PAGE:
Tuesday, July 31, 2007


Nothing Special

I'm reading "Zen Mind, Beginner's Mind" by Shunryu Suzuki a little at a time. You have to do that with Buddhist teachings or they don't stick. One of the sections is called "Nothing Special." Suzuki says,

"As long as we are alive, we are always doing something. But as long as you think, "I am doing this," or "I have to do this," or "I must attain something special," you are actually not doing anything. When you give up, when you no longer want something, then you do something. When there is no gaining idea in what you do, then you do something." (page 47)

Suzuki continues by saying that if you practice sitting zazen without any thought to reaching enlightenment, eventually you will reach enlightenment and it will be nothing special. "Before you attain it, it is something wonderful, but after you obtain it, it is nothing special." (page 47)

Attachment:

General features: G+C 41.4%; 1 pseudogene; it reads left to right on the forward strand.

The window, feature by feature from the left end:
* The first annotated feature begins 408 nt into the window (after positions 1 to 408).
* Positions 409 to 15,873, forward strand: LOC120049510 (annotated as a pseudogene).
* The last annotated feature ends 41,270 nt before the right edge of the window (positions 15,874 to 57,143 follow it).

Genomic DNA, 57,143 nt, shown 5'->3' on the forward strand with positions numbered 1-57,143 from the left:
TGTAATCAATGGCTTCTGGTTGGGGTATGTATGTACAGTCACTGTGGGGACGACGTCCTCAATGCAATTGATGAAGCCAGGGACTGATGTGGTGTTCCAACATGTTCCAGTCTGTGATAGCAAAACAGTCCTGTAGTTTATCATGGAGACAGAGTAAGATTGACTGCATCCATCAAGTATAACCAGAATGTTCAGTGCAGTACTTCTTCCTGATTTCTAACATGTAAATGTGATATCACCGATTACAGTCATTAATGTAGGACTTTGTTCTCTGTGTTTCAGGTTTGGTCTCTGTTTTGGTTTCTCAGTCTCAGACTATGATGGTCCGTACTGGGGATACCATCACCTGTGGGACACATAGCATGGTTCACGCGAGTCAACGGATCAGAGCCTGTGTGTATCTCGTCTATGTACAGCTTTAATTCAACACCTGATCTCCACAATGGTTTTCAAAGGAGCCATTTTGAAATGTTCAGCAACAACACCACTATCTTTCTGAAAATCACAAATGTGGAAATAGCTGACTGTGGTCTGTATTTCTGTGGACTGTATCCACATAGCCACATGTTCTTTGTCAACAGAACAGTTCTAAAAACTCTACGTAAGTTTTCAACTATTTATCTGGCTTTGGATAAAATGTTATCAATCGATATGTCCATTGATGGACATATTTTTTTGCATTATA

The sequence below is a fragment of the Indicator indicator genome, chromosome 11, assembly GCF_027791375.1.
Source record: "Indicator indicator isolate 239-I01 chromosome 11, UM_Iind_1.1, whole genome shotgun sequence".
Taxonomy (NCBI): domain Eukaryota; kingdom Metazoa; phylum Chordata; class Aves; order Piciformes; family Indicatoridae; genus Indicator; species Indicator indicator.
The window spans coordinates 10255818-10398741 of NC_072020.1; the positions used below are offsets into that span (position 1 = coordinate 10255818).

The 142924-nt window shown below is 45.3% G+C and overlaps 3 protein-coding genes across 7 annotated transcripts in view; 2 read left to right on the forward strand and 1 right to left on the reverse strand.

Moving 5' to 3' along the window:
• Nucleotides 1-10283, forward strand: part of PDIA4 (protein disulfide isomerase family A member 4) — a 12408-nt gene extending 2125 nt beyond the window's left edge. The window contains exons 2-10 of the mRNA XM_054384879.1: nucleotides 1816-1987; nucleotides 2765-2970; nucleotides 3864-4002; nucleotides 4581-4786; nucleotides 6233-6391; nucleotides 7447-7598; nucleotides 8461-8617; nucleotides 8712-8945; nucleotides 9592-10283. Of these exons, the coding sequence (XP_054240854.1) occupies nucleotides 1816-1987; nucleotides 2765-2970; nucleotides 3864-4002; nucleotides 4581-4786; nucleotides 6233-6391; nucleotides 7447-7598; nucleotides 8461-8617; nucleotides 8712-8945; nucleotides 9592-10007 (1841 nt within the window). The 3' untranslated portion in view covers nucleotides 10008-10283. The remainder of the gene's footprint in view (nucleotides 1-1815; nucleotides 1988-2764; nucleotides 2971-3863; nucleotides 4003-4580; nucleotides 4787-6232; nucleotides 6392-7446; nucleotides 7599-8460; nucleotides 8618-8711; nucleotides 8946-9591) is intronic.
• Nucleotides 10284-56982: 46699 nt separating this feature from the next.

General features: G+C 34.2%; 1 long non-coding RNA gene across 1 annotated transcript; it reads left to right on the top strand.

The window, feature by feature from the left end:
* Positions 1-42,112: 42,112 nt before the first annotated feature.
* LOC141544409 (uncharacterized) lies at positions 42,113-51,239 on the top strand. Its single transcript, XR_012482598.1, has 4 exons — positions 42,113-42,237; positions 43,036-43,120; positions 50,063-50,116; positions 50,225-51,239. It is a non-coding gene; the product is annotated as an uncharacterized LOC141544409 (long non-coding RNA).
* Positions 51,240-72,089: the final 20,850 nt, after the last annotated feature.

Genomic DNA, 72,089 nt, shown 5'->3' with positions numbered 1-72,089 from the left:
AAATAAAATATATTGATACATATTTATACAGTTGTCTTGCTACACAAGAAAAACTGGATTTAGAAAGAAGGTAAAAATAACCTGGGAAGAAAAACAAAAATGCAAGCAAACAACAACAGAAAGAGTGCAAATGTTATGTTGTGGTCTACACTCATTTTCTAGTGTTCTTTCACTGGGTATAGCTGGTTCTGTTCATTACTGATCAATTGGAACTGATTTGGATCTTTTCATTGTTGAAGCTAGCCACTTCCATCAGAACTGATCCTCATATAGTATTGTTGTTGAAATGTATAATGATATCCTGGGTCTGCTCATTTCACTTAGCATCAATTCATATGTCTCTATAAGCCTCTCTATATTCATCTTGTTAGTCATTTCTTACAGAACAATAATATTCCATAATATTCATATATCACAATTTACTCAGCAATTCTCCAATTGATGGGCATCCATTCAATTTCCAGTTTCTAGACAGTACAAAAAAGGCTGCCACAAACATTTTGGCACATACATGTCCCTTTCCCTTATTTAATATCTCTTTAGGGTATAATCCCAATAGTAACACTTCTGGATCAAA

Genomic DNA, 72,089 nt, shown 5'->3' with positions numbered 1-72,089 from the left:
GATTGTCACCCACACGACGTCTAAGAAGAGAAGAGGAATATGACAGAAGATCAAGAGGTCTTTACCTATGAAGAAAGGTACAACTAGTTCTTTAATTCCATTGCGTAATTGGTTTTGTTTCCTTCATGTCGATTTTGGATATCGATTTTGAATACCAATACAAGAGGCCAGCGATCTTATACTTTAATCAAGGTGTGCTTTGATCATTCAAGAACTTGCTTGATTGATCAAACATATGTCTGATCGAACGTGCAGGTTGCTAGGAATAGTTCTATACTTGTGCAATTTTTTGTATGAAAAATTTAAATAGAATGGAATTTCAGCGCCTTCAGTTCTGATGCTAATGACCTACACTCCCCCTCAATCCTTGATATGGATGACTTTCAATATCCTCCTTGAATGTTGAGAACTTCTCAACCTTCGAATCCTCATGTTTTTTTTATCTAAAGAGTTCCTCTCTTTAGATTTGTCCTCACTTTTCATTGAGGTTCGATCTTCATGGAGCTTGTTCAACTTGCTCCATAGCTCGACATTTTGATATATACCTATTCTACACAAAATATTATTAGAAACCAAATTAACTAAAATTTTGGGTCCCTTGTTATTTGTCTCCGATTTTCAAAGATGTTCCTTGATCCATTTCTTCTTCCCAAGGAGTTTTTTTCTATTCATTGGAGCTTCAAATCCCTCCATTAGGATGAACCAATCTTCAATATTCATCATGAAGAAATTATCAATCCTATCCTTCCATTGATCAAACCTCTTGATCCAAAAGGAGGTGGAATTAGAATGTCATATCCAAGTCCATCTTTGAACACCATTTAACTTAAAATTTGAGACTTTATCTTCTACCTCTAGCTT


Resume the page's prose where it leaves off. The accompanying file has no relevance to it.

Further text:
A light bulb went on in my head when I read this. Have you noticed that really talented people seem to shrug off their talent? They have reached the place of "nothing special." When they wanted to acquire that talent, it was as if they wanted to get hold of a precious gem - a most special thing, but once they got it, huh! Big deal! Do you do this with your own talents, those things you know how to do so well you could practically do them in your sleep? (I'm not just speaking of an artistic talent here, but of any sort of talent - cooking, accounting, shopping for bargains, taking care of animals, etc.) Do you think they are "nothing special"? That is good, on the one hand. It means you have done something. And it is good on the other hand (all that is is good in Buddhism) because there are others who admire your talent as something special. Eventually, if they decide to practice whatever that something special is, they will come to a point where it is nothing special.

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